XI Sunday of Ordinary Time, Year A
Mt 9, 36 – 10, 8
The Gospel passage we hear today is taken from what in Matthew, is Jesus' second major address to his disciples, namely the missionary address.
A discourse addressed not so much to hypothetical missionaries but to his disciples and, we might say, to the whole Church: the Church is called to share the gift received. If the gift is not shared, if it is jealously guarded, the gift is lost and the fruit of salvation does not ripen.
And the gift that the Church is called to share is made clear in the first verse: Jesus sees the crowds and has compassion on them (Mt 9:36), where compassion does not mean the emotion of a moment that we feel in the face of another's suffering, but the deep bond - which the Easter Gospels reminded us of - that makes our brother's life my own life, his pain becomes my pain, his wound becomes my own wound. Dwelling in one another, being one body: this is the fruit of Easter, the new humanity inaugurated by Jesus' resurrection.
But today's passage reminds us that in order to have compassion, we must first know how to look: Jesus has a crowd before him, and he looks at it, he sees it, he lets it in, he makes room for it. Salvation always begins with a gaze, God's gaze on us. Faith, before perhaps anything else, also consists in noticing this gaze, in feeling God's gaze on oneself.
It is what Mary sings in the Magnificat: God has looked upon the humility of his servant (Lk 1:48).
But it is also the one that grounds all our hope: where Jesus' death interrupted his relationship with his people, He comforts them with a promise that speaks precisely of a gaze: "I will see you again, and your heart will rejoice" (Jn. 16:22): the resurrection is a gaze that does not turn away.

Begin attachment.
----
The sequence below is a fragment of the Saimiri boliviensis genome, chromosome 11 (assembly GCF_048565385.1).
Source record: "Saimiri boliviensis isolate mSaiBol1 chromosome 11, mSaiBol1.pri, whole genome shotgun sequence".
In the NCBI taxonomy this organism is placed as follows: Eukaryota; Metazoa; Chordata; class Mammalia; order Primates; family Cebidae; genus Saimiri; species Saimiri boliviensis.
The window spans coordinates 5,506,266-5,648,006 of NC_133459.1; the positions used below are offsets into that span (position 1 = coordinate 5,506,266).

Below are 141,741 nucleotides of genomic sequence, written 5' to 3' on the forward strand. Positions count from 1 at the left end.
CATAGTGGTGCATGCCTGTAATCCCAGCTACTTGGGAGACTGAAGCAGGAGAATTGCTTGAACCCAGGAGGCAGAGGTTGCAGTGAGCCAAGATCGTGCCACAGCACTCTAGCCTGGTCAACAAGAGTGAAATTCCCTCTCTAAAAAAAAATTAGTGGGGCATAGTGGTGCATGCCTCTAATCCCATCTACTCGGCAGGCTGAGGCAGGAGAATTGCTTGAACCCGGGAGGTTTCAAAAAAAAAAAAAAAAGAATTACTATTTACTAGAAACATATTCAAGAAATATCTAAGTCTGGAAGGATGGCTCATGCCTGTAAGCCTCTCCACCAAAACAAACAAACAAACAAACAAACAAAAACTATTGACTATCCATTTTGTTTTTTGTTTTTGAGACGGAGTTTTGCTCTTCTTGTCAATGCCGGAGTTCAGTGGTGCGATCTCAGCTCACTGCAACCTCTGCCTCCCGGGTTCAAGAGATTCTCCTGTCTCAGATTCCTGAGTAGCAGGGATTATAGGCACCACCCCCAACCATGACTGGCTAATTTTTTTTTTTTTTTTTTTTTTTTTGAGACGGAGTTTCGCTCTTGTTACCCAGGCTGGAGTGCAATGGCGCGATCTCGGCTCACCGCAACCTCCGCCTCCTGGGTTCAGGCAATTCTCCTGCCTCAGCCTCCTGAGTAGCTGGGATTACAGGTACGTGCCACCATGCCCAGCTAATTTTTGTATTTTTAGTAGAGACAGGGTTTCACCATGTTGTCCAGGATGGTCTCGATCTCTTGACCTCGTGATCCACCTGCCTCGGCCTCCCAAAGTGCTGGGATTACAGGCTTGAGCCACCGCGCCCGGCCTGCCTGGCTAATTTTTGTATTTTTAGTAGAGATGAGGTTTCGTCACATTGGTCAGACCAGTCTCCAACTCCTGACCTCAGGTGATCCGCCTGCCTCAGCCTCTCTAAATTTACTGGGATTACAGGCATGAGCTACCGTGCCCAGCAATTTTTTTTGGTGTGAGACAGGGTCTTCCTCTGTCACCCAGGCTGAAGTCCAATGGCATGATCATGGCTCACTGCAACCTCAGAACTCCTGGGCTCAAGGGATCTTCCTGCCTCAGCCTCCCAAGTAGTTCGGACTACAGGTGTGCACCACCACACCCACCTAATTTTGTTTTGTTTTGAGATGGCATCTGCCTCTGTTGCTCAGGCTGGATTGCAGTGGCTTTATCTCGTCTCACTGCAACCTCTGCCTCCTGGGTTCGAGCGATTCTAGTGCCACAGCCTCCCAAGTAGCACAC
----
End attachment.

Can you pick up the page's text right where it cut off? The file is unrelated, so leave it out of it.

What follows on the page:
The first step of the mission, indispensable for every disciple, is to learn to look at others in the same way. It is not initially about doing something for others, nor is it about teaching something or convincing them to believe. It is about learning to stand in the face of a pain, of a lack, it is about knowing how to stop and look, without passing by (cf. Lk 10:31). The Kingdom is fulfilled where someone has compassion for his brother.
The disciples do not have to invent anything; it is not up to them to save the people they meet. They only have to proclaim with their lives this unheard-of fact, namely, that God has compassion, that he suffers for the evil that dwells in us, that he does not remain indifferent, that he becomes close.
Who can do this, who can look at us like this?
Only the one who first feels himself looked upon in this way, who penetrated the depths of his own life, can look upon others in the way that saved him from nothingness and death.
This is why the evangelist Matthew lists the twelve apostles here, to say that the proclamation of the Kingdom comes through concrete faces and people, through stories very similar to those of each of us.
The Twelve are people who, like everyone else, were lost, and were found, were far away, and God became close to them.
Jesus sends his people initially not to the "Gentiles," but to the lost sheep of the house of Israel. These words tell of a progressive enlargement of the mission, which will take place outside Israel only after the Passover.
But perhaps it also means that the first people to whom we are sent are precisely the people closest to us, those we see every day: it is toward them that we are called to have a new gaze, the people we already know, those from whom we no longer expect anything new: Jesus' gaze is filled with compassion because it is a new gaze, capable of giving a new life, of putting us back on the road, of giving everyone a new chance.
The passage opened with the word compassion, and concludes with another key New Testament term: gratuity (Mt 10:8).
Indeed, the two terms, the two experiences, are very closely linked, because only those who know how to love gratuitously can also feel compassion: those who have discovered that this is how God loves, making his sun rise on good and bad alike, then they desire to love in this way, and they do not accept that anything is lost, that nothing and no one is left out of this gaze.